By slowing business down, just for a moment, the volcano has allowed us to imagine how we might live differently
As the ashcloud settles, at least for the moment, it’s worth reflecting quickly on some of the things we’ve learnt in the last ten days. There’s huge amounts of commentary all over the internet, so I’ll pick up three points which seem less well covered:
- The aviation industry is all but doomed – it’s only a matter of time
- Moments of disruption allow us to imagine change
- And if it’s nature against humankind, nature will win. (more…)
We know that emerging issues are emerging because they have a social form. Art gives us clues about the changing meanings of the future.
It’s a convention of futures work that new ideas emerge from the “edge” and, potentially, move towards the mainstream; as they make themselves visible, we describe them as emerging issues or weak signals. The journey is long (35-85 years, said Graham Molitor in his pioneering work) and bumpy. Many ideas emerge, but few succeed. But the futures literature is still unclear, as I read it, as to how we know when an issue has started to emerge.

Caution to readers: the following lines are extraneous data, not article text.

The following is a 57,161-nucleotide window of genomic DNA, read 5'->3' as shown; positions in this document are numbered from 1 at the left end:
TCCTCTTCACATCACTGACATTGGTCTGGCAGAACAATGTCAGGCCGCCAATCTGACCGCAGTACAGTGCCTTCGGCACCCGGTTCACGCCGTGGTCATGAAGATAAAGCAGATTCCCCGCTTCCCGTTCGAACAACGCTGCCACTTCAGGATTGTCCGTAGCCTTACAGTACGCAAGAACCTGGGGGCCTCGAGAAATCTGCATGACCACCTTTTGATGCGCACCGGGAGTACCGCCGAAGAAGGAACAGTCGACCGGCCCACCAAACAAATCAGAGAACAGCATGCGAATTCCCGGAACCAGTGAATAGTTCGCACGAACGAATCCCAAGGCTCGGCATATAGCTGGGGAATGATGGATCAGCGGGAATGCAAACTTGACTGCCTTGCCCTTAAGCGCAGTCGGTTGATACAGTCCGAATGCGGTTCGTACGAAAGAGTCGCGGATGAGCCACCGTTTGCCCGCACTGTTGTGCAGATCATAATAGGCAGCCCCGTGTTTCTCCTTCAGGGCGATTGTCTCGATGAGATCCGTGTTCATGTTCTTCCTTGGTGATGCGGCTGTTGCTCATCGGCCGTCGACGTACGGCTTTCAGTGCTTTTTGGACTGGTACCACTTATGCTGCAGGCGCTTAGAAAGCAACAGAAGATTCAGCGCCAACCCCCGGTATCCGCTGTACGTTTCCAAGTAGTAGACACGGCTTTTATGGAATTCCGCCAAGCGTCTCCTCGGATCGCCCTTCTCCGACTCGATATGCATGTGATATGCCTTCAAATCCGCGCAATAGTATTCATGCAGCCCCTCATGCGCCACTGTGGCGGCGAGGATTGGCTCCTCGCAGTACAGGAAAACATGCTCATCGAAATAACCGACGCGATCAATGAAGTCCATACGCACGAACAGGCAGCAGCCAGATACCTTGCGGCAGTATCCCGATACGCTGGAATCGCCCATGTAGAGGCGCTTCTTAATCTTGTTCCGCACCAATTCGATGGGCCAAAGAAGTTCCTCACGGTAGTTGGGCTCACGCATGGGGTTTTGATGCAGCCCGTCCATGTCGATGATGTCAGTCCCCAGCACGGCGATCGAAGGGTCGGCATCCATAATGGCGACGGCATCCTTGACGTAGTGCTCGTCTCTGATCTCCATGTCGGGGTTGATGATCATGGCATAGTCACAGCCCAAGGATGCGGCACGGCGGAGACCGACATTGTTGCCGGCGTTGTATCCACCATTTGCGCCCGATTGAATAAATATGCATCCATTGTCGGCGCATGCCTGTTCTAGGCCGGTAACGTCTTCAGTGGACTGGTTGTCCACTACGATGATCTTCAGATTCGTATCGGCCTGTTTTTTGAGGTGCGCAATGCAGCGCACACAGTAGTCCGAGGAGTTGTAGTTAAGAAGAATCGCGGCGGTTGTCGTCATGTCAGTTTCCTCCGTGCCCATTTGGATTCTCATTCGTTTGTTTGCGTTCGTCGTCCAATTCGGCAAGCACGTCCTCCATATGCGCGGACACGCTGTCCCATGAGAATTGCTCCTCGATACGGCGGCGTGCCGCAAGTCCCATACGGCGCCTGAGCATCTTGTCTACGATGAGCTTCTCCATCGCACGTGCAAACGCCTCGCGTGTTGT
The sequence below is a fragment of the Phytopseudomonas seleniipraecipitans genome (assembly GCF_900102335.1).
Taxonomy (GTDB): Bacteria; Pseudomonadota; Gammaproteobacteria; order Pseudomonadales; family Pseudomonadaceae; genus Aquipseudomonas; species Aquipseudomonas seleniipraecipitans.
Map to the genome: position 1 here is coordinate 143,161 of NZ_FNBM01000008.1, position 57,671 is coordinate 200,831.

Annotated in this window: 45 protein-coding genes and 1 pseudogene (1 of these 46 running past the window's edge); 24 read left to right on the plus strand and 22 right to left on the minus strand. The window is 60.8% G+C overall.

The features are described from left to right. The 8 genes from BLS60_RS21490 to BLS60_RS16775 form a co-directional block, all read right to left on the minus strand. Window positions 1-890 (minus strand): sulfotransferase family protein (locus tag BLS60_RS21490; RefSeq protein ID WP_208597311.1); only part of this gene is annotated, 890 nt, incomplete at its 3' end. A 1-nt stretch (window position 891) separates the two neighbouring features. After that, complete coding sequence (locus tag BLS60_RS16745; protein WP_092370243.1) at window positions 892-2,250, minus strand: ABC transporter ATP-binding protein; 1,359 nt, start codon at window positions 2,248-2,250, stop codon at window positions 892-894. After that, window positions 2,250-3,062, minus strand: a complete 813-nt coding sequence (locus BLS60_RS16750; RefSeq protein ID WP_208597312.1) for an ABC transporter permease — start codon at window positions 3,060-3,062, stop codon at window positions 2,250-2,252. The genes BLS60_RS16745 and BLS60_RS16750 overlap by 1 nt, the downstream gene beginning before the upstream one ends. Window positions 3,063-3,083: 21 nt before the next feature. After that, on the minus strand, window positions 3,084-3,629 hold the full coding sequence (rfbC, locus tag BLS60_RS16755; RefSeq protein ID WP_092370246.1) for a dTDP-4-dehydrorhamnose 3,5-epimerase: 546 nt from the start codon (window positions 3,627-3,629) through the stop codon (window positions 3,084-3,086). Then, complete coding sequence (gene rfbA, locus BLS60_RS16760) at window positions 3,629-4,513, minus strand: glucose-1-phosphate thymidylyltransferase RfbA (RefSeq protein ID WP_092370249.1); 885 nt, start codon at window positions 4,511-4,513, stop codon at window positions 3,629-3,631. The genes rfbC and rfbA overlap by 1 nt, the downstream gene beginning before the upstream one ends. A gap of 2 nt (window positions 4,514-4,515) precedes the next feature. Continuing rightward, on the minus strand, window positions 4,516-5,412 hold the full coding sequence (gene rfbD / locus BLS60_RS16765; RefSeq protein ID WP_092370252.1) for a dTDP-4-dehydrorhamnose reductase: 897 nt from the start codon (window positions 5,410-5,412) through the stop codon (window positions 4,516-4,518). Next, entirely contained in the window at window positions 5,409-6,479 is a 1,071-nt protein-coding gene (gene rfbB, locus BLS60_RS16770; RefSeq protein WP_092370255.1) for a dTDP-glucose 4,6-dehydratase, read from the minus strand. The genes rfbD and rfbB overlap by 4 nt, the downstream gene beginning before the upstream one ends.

One of the pleasures of blogging is that the dialogue which it sometimes provokes, and my recent post reflecting on the health care vote and the apparent breakdown of ‘normal’ political processes produced a couple of thoughtful responses which seemed to me to take the discussion on. My Futures Company colleague Walker Smith suggested to me from North Carolina that the Republican Party was being squeezed by four concurrent trends which were all disadvantageous to them, while closer to home my sometime collaborator Ian Christie puts US politics in the wider context of responses to globalisation. With their respective permissions, I’ve used large parts of their emails to me in the post that follows, paraphrasing lightly.